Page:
Like his father, Jeff Curler graduated with a degree in chemical engineering from the University of Wisconsin–Madison. And like his father, Curler served a several-year stint as CEO of Bemis Company, a Neenah, Wisconsin–based global supplier of pressure-sensitive materials and flexible packaging.
Revenues: $3.8 billion
Ticker: BMS (NYSE)
What It Does: Manufactures pressure-sensitive materials and flexible packaging for the food, consumer products, manufacturing, and medical industries
Bemis Company, a long-established Minnesota company, acquired Curler’s father’s firm, Curwood Packaging Plant in 1965. “A major part of the sale process was in Bemis stock,” Curler says. “So to make that a worthwhile investment, my father had to stay on and make sure it did well.” Curler’s father was named Bemis’s CEO in 1978 and remained in that position until he retired in 1990.
Curler joined Curwood after graduating from college. He advanced to the presidency in 1982. In 1996, he became president of Bemis, and was named CEO four years later. Since then, he has taken Bemis from $2.1 billion in revenues to a $3.8 billion company with 15,200 employees in 10 countries. In January 2005, after acquiring Dixie Toga, a Brazilian company, Bemis became the largest maker of flexible packaging materials in the Americas.
Curler’s reputation as a hands-on leader who likes to stay close to the action was cemented in 2006, when he moved the company’s headquarters from Minneapolis to Neenah. “The problem I had is that we don’t have much for operations in Minnesota,” he says. “We have quite a few operations in Wisconsin, so we moved the headquarters here. I thought it would be good for our management team to be close to real, live manufacturing operations and be able to easily visit a plant to see products being made. There’s nothing better when you’re getting all bogged down in what goes on with running a business than to actually walk through a factory. It’s a good way to reconnect with what you’re trying to accomplish.”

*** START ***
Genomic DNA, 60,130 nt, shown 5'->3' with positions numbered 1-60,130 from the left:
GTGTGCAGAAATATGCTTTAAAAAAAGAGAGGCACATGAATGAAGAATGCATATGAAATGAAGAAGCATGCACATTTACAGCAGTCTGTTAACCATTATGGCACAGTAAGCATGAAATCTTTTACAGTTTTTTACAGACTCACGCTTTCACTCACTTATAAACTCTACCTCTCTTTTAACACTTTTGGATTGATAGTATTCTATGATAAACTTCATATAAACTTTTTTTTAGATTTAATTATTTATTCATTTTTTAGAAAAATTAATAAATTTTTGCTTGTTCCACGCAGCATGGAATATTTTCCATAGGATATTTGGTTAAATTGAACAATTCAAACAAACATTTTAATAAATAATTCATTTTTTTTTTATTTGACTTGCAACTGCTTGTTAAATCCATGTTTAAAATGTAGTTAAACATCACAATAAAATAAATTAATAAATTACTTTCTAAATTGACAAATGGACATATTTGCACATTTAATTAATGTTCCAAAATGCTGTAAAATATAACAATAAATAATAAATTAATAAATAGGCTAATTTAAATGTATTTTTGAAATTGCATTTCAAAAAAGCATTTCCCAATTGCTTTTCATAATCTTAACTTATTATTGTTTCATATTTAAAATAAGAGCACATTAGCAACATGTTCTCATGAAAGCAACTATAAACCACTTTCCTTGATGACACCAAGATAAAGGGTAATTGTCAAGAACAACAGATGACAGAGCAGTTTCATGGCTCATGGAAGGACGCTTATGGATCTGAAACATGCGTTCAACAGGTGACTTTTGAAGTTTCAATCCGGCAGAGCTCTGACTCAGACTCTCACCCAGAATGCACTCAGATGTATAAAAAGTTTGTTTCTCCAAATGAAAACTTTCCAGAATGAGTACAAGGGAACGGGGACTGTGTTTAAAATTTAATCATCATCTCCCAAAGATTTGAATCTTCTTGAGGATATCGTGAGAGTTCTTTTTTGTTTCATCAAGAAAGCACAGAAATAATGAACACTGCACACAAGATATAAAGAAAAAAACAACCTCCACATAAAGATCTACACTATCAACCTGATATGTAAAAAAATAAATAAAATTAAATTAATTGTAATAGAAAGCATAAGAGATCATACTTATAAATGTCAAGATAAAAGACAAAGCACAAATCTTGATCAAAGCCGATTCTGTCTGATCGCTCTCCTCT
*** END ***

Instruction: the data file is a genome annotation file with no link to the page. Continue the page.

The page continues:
Curler credits his father with moving Bemis toward a high-tech packaging mentality focused on innovation. “Our R&D has been a driver of differentiation,” he says. “But we also recognized recently that we had to combine that with operational excellence without disrupting our culture of technology. In any business, it’s always more fun to work on new products than it is to make existing products better. But we’re confident now that people know they can get rewarded and have a lot of satisfaction in improving existing products almost as much as designing new ones.”
After eight years as CEO, Curler stepped aside in February 2008 and is now the executive chairman of Bemis. (Henry Theisen is CEO.) Curler now devotes his time to working with Bemis’s board of directors and coaching his successor on strategic growth and acquisitions.
Curler’s father, Howard, passed away in 2004 at the age of 79. “He was a very good teacher,” Jeff Curler recalls. “One of the things that I’ve always been pretty proud of is that even though we’re close to a $4 billion sales company, we’ve retained the smaller company feel. A lot of people like working for a company where they know that they can, at any time, go talk to the CEO.”